Protestants complain that Fr Igor accused those present of having done "a deal with the West," that they were meeting "illegally" and acting "against the state". He called on them to come to him at the Russian Orthodox Church. The Protestants noted ironically that Fr Igor was himself violating Article 240 Part 2 of the Code of Administrative Offences, which punishes "proselytism".
Fr Igor said he is "disturbed" by the Baptists who teach ethnic Russians contrary to Russian Orthodox doctrines. "They are leading [ethnic] Russians astray," he complained. Fr Igor also told Forum 18 that the Baptists proselytise ethnic Uzbeks which is against the law. "We do not go out on the streets specifically inviting Uzbeks to our church." Asked whether he would turn away Uzbeks who wanted to attend his church, he said they are welcome "if they come of their free will."
He denied having accused the Baptists of cooperating with the West. "Personally I said nothing of the sort to the Baptists," Fr Igor commented, although he would not clarify if he has said anything on those lines to anyone.
Fr Igor also said he does not think he violated the law by participating in the raid. "I was not there to check up on the Baptists but to just advise them," he insisted. "I am not against their praying or reading their Bibles in twos or threes in their homes but I am against imposing their religious views on people on the street."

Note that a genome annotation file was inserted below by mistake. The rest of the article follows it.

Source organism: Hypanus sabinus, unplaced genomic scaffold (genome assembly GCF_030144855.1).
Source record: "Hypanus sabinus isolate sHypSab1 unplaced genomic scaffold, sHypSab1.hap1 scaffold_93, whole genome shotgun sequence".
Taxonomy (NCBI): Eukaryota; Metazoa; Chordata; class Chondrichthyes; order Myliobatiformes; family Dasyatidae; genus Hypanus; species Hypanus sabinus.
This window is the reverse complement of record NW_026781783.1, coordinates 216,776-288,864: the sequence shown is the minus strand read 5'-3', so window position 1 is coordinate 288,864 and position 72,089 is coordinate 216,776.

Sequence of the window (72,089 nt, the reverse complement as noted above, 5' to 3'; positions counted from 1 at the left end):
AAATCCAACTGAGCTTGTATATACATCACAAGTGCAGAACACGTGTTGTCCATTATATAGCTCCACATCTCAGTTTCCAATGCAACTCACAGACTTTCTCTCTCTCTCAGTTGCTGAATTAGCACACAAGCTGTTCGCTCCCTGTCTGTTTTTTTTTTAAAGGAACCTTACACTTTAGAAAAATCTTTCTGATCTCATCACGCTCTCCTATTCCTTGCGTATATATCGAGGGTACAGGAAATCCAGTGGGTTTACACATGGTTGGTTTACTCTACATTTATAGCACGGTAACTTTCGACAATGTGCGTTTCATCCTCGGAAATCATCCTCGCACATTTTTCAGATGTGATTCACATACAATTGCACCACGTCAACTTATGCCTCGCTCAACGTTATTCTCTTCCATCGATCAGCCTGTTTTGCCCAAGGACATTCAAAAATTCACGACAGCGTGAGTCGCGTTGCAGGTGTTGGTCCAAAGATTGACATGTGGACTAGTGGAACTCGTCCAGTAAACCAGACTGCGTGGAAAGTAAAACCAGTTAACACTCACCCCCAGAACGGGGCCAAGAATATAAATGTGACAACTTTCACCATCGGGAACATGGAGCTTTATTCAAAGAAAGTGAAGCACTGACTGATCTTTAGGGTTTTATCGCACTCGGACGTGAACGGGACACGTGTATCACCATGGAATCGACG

Officials' accounts of Fr Igor's participation
Anti-Terrorism Department officer Shavkat told Forum 18 that the law allows the authorities to quickly create a group of officials from Anti-Terrorist Police, National Security Service (NSS) secret police, religious affairs bodies and mahalla committees (residential self-governments), as in this case with the Baptists. "We went there to check up on their activity, which we knew was illegal," he told Forum 18.